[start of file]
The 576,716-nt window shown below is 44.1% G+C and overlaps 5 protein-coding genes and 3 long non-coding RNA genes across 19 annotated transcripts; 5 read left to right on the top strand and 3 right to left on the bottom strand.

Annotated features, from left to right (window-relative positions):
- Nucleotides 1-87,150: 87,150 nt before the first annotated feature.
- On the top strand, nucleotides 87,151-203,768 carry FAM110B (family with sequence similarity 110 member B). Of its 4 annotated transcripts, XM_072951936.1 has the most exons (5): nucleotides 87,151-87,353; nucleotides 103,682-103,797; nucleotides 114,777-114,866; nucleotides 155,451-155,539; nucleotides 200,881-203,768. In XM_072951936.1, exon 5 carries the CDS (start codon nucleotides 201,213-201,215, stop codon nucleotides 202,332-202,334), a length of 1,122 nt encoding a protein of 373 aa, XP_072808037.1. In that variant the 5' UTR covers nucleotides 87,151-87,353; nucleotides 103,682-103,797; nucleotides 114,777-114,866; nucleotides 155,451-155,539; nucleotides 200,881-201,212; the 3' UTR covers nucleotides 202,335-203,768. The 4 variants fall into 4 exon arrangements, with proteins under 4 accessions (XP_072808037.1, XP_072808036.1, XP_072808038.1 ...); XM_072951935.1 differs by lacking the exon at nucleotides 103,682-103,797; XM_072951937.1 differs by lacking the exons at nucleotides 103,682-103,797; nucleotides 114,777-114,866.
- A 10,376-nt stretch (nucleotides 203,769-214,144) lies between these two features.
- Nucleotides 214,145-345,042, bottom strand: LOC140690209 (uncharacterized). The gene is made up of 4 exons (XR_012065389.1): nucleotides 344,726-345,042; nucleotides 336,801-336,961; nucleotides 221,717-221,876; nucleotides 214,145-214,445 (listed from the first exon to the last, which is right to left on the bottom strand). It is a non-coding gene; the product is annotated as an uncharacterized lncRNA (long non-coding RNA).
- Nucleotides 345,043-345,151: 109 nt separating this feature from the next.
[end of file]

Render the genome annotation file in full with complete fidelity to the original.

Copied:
The 576,716-nt window shown below is 44.1% G+C and overlaps 5 protein-coding genes and 3 long non-coding RNA genes across 19 annotated transcripts; 5 read left to right on the top strand and 3 right to left on the bottom strand.

Annotated features, from left to right (window-relative positions):
- Nucleotides 1-87,150: 87,150 nt before the first annotated feature.
- On the top strand, nucleotides 87,151-203,768 carry FAM110B (family with sequence similarity 110 member B). Of its 4 annotated transcripts, XM_072951936.1 has the most exons (5): nucleotides 87,151-87,353; nucleotides 103,682-103,797; nucleotides 114,777-114,866; nucleotides 155,451-155,539; nucleotides 200,881-203,768. In XM_072951936.1, exon 5 carries the CDS (start codon nucleotides 201,213-201,215, stop codon nucleotides 202,332-202,334), a length of 1,122 nt encoding a protein of 373 aa, XP_072808037.1. In that variant the 5' UTR covers nucleotides 87,151-87,353; nucleotides 103,682-103,797; nucleotides 114,777-114,866; nucleotides 155,451-155,539; nucleotides 200,881-201,212; the 3' UTR covers nucleotides 202,335-203,768. The 4 variants fall into 4 exon arrangements, with proteins under 4 accessions (XP_072808037.1, XP_072808036.1, XP_072808038.1 ...); XM_072951935.1 differs by lacking the exon at nucleotides 103,682-103,797; XM_072951937.1 differs by lacking the exons at nucleotides 103,682-103,797; nucleotides 114,777-114,866.
- A 10,376-nt stretch (nucleotides 203,769-214,144) lies between these two features.
- Nucleotides 214,145-345,042, bottom strand: LOC140690209 (uncharacterized). The gene is made up of 4 exons (XR_012065389.1): nucleotides 344,726-345,042; nucleotides 336,801-336,961; nucleotides 221,717-221,876; nucleotides 214,145-214,445 (listed from the first exon to the last, which is right to left on the bottom strand). It is a non-coding gene; the product is annotated as an uncharacterized lncRNA (long non-coding RNA).
- Nucleotides 345,043-345,151: 109 nt separating this feature from the next.